What an amazing week for national service! From the White House to West Virginia, service was in the spotlight.
National service makes a difference for millions of Americans, but few examples demonstrate this idea better than the story of AmeriCorps member Chris Guzman. His inspirational speech during last week’s National Conference on Volunteering and Service in Washington, DC, drew a standing ovation, and we believe his journey is a prime example of how Corporation for National and Community Service programs change lives.
This week, I had the opportunity to speak at the National Conference on Volunteering and Service here in Washington, DC. Sponsored by Points of Light, the conference is the world’s largest annual gathering of volunteering and service leaders and supporters. I also announced that President Obama and the First Lady will host a celebration at the White House, on July 15, 2013, in honor of the 5,000th Daily Point of Light award.
Have you ever had one of those days where you can't stop smiling? This month was filled with them. Support for national service grows stronger and stronger; during the past two weeks, we've seen this momentum build in several major arenas. Here's the latest news:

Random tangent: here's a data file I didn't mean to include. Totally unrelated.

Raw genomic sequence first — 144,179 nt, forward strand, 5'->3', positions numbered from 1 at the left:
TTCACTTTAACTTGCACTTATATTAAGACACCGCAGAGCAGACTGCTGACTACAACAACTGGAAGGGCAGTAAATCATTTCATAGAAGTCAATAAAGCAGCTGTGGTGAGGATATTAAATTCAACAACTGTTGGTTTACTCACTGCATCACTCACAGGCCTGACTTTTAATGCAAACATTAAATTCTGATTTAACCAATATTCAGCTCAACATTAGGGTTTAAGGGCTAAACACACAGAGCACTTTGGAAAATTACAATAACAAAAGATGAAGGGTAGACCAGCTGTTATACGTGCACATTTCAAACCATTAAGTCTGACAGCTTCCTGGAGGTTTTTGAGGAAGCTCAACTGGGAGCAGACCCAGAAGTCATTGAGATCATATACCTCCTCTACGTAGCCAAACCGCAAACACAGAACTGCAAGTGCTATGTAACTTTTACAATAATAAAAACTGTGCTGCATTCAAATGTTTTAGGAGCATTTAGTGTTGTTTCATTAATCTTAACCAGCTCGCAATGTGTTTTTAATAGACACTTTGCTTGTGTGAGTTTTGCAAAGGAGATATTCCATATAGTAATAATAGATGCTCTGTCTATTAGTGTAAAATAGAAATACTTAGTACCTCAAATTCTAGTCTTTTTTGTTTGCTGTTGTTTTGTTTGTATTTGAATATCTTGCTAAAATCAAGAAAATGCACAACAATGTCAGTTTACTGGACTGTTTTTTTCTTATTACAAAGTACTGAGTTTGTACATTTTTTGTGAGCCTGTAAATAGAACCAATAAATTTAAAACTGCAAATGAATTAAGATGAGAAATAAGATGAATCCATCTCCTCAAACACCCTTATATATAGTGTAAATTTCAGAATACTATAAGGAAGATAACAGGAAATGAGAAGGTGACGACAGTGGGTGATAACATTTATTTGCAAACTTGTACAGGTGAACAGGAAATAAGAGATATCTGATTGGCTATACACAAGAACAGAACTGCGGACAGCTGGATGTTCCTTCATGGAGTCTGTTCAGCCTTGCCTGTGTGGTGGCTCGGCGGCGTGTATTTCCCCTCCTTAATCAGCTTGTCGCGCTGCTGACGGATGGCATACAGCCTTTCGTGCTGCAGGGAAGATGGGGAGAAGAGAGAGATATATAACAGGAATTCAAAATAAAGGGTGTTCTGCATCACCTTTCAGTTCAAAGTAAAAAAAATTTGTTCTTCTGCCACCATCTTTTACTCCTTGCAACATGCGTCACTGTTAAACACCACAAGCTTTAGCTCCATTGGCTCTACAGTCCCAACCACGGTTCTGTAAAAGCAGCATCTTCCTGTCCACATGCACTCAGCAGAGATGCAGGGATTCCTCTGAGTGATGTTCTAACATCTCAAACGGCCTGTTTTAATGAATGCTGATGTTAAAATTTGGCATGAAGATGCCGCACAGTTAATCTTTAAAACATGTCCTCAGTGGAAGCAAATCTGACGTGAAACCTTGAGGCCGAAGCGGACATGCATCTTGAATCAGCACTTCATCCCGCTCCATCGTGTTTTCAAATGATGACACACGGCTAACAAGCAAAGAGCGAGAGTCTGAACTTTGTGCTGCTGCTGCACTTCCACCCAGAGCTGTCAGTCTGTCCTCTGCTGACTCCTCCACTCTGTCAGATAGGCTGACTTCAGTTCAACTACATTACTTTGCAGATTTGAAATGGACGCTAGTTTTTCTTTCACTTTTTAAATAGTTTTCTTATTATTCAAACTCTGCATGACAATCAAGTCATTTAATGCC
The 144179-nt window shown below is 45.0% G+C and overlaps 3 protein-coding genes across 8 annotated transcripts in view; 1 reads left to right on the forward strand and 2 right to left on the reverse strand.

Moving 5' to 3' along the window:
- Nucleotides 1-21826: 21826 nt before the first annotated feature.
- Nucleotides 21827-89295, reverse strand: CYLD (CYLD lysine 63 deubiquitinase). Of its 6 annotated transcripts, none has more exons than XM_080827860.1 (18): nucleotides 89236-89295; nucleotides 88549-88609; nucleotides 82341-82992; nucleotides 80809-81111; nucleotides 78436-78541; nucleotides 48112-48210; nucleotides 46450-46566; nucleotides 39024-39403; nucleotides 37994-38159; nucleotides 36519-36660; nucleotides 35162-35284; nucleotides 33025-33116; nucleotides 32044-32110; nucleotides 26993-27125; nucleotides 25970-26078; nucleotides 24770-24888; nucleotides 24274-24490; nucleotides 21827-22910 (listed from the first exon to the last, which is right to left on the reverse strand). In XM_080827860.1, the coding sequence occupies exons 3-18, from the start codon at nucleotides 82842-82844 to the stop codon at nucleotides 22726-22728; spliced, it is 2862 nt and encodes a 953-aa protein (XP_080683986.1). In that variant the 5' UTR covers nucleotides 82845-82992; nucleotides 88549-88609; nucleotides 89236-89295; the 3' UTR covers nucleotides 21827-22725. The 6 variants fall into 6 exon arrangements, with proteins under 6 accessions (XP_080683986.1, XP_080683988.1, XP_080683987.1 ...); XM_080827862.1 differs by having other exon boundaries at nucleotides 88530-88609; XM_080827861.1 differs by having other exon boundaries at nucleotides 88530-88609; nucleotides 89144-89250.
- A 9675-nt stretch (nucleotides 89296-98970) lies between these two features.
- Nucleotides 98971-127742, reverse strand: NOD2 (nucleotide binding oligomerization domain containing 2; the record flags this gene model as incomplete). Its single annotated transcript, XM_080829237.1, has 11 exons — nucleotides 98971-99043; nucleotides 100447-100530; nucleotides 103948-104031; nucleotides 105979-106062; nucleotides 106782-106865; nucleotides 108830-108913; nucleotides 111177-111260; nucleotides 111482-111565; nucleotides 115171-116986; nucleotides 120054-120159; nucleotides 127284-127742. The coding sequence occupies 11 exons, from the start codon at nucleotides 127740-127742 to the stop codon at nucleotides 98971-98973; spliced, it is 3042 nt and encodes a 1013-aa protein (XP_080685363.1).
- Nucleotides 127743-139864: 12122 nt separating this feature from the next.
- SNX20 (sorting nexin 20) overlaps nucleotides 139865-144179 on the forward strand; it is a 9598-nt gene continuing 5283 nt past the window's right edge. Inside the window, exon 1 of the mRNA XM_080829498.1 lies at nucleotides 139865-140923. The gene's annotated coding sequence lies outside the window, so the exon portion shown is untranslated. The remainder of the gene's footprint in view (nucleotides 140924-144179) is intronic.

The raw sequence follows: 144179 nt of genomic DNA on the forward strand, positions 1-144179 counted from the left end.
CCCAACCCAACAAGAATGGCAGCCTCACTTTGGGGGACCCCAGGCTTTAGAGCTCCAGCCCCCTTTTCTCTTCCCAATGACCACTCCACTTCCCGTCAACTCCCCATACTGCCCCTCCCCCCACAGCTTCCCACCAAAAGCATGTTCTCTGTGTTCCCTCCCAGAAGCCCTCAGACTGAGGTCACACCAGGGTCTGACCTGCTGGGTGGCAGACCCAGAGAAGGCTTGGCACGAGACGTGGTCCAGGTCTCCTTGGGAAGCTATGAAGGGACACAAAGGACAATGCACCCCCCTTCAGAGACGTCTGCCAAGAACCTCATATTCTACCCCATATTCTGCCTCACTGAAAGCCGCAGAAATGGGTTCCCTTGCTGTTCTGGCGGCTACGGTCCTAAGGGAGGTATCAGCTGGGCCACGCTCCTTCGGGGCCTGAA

Fifty years ago, President John F. Kennedy inspired a generation by asking Americans what they could do for their country. Today, as many in the baby boomer generation approach retirement age, they are still serving their country, enriching their own lives in the process.
Wish you could take better pictures of the great service that you and your fellow volunteers are doing? Believe it or not, you don’t need to buy a new camera. Following --and practicing -- a few basic techniques can do a lot to improve the quality of your photos.
Last week the Corporation for National and Community Service (CNCS) convened more than 200 leaders in the disability and service communities at the 2011 Symposium on Service and Inclusion. Our goal: to discuss strategies to recruit, engage, and support more people with disabilities in national service.
Native American students and educators face a unique set of circumstances surrounding tribal communities, including poverty, loss of culture and identity, and high suicide rates, all threatening students' academic success.
Jennifer Byerly, 47, of Rockport, Indiana weathered the trials and tribulations of life, but has made the most of her circumstances through her service with AmeriCorps. She has also become a champion for those with intellectual disabilities.
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